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Muriel McNeely, Patricia Manuel, Betty Barnaby, and Regina Lennie make up the 'granny gang' who were routing for a win for the Oilers on May 22.Handout

It began in the Gretzky era, when Wayne was making magic on the ice, and it seemed the Stanley Cup would never leave Edmonton. That’s when, northerners will tell you, the Territories caught Oilers fever.

That passion – and its obverse, a hatred for the Calgary Flames that would rival even the most hockey-mad Edmontonian – is “a connection that joins the generations,” Melinda Laboucan, a member of the Fort Good Hope First Nation explains. Whenever the Oilers play, “everyone gets together to cook, to eat, to cheer.”

Edmonton, she explains, is the nearest big city – where northerners can access Costco, specialized medical care, back-to-school clothes. It’s where girls from Tuktoyaktuk’s class of 2022 – six this spring, including boys – recently travelled to choose prom dresses.

Betty Barnaby, 65, a member of the Fort Good Hope First Nation, traces the love affair with the Oilers to family and loyalty. She and three lifelong friends from the fly-in Sahtu Dene community of 530 make up the “granny gang.” They keep the community smiling with their antics. “There’s nothing we wouldn’t do for a laugh,” Ms. Barnaby says, her every few words punctuated by an infectious cackle.

Earlier this week, the grannies sneaked into the home of the community’s lone Flames fan while he was out. With the help of his wife, they made off with his prized Calgary jersey. They still have it.

But the women are bonded by something deeper: Three have had to bury children, Ms. Barnaby explains. “That takes a lot out of a person. We realized early on how much it helps to be there for each other.” The laughter, the hijinks, the shared passion in the Oilers, help “make life a little more bearable.”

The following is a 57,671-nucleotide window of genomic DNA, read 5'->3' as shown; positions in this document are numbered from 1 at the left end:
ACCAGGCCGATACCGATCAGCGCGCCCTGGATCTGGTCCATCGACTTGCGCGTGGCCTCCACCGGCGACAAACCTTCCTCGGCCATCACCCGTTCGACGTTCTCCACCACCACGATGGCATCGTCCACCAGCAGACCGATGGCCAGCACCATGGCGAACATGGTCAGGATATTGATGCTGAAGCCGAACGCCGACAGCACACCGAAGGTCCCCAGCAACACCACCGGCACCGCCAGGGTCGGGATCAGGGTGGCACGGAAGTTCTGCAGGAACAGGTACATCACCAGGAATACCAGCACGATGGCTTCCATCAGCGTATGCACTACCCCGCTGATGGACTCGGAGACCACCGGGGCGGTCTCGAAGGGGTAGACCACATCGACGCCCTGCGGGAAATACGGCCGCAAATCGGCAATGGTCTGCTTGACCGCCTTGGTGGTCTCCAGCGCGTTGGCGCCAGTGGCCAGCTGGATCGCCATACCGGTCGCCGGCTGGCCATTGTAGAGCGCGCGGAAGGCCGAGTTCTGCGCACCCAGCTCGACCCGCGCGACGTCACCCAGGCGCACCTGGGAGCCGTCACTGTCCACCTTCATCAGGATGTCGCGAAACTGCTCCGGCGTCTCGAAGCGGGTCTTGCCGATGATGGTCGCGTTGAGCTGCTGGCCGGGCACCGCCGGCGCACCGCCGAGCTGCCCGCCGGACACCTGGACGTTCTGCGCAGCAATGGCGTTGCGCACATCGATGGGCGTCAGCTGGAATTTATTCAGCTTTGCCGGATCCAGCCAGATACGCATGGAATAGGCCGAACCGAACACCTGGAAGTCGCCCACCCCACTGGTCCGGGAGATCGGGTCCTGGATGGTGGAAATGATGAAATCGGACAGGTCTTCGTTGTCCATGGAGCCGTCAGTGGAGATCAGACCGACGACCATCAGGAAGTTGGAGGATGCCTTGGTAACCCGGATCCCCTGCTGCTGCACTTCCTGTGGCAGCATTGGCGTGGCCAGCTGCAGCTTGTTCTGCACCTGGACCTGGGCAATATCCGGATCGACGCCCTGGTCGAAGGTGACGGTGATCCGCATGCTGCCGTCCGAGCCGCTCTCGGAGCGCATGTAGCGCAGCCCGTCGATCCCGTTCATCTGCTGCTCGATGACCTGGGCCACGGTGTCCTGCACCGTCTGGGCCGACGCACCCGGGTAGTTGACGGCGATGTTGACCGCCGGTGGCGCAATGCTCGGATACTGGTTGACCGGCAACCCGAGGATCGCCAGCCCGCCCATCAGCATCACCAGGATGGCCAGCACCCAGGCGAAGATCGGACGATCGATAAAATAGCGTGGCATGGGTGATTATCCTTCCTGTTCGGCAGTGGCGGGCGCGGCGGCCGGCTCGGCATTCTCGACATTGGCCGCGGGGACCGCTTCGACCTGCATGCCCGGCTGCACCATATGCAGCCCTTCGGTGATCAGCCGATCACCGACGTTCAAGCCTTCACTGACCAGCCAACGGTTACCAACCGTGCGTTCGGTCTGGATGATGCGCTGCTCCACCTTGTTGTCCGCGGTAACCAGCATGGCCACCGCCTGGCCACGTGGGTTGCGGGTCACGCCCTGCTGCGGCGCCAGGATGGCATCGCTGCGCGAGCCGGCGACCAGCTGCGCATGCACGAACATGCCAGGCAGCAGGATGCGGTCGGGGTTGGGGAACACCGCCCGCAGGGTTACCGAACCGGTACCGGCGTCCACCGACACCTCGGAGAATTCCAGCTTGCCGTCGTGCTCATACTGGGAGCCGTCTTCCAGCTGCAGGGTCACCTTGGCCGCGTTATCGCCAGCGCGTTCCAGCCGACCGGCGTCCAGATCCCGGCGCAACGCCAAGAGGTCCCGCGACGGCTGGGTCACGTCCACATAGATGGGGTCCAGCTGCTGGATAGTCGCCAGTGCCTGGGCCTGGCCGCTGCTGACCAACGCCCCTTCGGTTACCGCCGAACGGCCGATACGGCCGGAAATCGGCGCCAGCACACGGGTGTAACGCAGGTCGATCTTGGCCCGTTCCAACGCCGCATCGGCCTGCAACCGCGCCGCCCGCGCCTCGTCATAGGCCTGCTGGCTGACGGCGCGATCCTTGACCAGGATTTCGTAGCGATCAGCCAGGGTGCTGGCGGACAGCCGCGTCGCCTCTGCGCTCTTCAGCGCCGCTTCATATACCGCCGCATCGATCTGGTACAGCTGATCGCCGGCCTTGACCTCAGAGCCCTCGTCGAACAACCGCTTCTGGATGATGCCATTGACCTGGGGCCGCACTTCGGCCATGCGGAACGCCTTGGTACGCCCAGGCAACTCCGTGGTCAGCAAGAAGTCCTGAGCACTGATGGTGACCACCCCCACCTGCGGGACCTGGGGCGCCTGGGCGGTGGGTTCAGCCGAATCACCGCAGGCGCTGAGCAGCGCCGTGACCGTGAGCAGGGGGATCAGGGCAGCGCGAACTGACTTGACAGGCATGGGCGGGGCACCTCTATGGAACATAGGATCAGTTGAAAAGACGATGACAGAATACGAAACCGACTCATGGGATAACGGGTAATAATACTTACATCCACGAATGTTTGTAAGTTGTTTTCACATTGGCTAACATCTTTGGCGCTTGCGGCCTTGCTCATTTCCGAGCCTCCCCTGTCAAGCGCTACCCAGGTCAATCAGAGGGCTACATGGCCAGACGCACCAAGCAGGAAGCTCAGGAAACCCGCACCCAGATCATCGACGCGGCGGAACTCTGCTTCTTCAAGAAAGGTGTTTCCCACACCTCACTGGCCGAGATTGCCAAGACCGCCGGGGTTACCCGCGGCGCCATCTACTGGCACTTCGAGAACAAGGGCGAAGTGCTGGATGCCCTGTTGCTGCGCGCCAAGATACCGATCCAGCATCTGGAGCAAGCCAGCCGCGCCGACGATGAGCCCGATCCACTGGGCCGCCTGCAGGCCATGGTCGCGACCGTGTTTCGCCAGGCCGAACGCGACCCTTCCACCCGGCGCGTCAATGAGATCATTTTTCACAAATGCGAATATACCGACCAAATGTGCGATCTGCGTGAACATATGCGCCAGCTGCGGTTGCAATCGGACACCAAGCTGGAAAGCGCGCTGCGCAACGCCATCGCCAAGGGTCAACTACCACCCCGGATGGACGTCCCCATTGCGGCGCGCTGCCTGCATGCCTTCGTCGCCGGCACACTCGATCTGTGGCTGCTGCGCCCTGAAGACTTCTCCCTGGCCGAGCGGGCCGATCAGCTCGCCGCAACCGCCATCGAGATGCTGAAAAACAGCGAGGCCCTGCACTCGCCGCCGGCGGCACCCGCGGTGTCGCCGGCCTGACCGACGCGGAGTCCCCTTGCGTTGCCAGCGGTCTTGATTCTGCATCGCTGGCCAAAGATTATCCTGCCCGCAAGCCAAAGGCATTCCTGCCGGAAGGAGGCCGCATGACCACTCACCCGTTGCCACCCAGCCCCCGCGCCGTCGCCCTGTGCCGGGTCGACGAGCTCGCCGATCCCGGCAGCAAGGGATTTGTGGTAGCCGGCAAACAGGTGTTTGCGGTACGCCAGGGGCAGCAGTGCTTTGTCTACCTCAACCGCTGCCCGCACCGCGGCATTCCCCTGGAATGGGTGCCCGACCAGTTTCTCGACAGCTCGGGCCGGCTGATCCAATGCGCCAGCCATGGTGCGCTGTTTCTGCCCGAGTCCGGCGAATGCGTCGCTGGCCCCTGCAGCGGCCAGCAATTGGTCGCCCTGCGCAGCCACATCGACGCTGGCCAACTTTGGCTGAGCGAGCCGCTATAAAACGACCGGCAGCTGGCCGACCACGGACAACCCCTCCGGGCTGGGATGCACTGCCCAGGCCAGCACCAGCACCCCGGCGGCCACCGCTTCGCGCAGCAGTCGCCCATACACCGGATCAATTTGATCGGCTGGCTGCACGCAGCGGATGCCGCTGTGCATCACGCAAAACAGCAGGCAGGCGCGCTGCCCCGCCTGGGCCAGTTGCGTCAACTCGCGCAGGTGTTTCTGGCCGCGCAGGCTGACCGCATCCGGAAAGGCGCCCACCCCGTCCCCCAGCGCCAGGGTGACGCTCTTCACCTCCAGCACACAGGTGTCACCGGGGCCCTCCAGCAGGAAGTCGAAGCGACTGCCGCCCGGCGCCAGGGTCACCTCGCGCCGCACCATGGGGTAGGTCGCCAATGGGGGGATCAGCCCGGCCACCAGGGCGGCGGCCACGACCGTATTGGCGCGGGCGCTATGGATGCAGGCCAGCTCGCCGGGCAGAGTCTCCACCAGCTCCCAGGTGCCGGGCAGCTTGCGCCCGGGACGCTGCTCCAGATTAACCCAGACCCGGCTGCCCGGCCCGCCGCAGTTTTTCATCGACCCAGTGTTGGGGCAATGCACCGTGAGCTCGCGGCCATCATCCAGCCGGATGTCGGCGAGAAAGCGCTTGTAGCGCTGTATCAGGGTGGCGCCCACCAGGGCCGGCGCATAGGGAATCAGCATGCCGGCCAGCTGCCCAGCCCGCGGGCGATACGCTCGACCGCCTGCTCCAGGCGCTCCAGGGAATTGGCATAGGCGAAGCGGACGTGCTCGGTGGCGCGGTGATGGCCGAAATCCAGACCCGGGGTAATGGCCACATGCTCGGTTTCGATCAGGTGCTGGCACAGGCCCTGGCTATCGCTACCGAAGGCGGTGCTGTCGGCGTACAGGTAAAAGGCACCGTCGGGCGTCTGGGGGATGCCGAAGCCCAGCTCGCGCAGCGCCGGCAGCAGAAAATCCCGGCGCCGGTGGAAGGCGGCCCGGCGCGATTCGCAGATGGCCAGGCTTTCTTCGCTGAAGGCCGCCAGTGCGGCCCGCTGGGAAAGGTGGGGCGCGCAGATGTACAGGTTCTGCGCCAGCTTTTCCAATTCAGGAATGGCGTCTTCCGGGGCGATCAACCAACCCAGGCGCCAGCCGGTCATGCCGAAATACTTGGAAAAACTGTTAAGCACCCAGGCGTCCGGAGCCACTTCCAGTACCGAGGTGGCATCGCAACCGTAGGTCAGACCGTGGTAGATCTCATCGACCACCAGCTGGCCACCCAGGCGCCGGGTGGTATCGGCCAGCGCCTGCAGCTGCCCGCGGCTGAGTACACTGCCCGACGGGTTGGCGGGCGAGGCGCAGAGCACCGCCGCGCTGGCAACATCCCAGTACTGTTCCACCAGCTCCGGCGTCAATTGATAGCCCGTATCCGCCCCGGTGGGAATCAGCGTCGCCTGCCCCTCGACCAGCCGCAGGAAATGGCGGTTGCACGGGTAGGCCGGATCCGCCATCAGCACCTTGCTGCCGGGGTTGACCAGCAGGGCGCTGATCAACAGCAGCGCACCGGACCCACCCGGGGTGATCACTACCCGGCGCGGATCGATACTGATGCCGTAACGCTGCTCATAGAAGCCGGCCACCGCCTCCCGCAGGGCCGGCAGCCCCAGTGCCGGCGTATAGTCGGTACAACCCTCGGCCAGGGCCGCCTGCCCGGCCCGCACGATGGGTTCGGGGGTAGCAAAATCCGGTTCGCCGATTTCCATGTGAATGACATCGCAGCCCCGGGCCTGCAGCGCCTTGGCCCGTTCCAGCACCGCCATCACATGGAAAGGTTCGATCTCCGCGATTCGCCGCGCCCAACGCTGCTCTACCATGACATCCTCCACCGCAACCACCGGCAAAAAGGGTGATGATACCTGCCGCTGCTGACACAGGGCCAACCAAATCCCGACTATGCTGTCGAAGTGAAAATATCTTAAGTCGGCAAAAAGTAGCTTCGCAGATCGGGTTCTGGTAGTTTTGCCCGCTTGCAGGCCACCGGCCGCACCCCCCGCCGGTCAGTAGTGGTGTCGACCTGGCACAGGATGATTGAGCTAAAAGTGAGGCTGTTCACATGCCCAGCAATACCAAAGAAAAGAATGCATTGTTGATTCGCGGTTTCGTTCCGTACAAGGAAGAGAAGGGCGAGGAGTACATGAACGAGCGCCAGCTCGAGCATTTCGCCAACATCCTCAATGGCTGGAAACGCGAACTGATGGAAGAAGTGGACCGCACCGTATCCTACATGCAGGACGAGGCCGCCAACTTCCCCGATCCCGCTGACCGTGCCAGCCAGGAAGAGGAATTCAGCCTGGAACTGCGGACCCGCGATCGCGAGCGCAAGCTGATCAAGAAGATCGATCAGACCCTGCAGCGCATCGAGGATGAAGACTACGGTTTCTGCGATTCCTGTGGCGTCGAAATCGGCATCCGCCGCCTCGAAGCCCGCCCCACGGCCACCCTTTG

Jojo Arey watches the Edmonton Oilers play the Calgary Flames in Game 3 of their second-round series on May 22 in Tuktoyaktuk.Nancy Macdonald/The Globe and Mail

Tuktoyaktuk is 400 kilometres north of the Arctic Circle. Even here, Oilers pennants adorn pickup trucks. Kids wear orange and blue jerseys atop bulky, down parkas. Home-made signs proclaim a loyalty as deep and wide as the mighty Mackenzie. The river wends its way north through almost the entirety of this vast, magnificent territory, widening at Fort Good Hope, before spilling into the Beaufort Sea near Tuk.

On Sunday night, just before the puck dropped for Game 3, dogsled racers Bruce Noksana and his best friend, Jojo Arey, came roaring off the still-frozen Arctic Ocean in snow machines with their kids and grandkids. They cut their five-day goose hunt short to catch the game in Tuk. Three dead geese – the day’s haul – sat in a black plastic bag by the door, waiting to be plucked.

Two nights earlier, while the hunters were camped on the Mackenzie Delta, the Oilers pulled off a stunning, 5-3 comeback victory. One miraculous, improbable bar of cellphone service allowed them to receive brief, staticky calls after every goal. Even the arrival of the snow geese, they realized, couldn’t keep them from catching Game 3.

Out ‘on the land,’ the kids played string games, and learned to drum dance. Mr. Noksana and Mr. Arey told stories of their daduks, their grandfathers.

“Take him everywhere you go,” Mr. Arey’s dad advised when A.J. was born. “Otherwise, it’s going to end with you.”

A.J. spent all of Game 3 racing around Mr. Noksana’s tidy home on Reindeer Point with a trio of 12-week-old Alaskan hound puppies and Mr. Noksana’s 2-year-old grandson, Noah. Roughhousing with kids is an integral part of the dogs’ socialization. The adults snacked on hot apple pie and sweet tea, intervening only when the dogs yelped for help.

By the third period, both the pups and boys — whose faces were red and chapped from the 24-hour sunlight and Arctic winds — had worn themselves out. A.J. fell asleep arm in arm with his favourite, Coco.

Mr. Arey recently bought A.J. his first Oilers jersey. His daduk’s passion for The Oil is yet one more thing Mr. Arey will ensure doesn’t end with him.

A.J. Arey, son of Jojo Arey, spent all of Game 3 racing around Mr. Noksana’s tidy home on Reindeer Point with a trio of 12-week-old Alaskan hound puppies.Nancy Macdonald/The Globe and Mail

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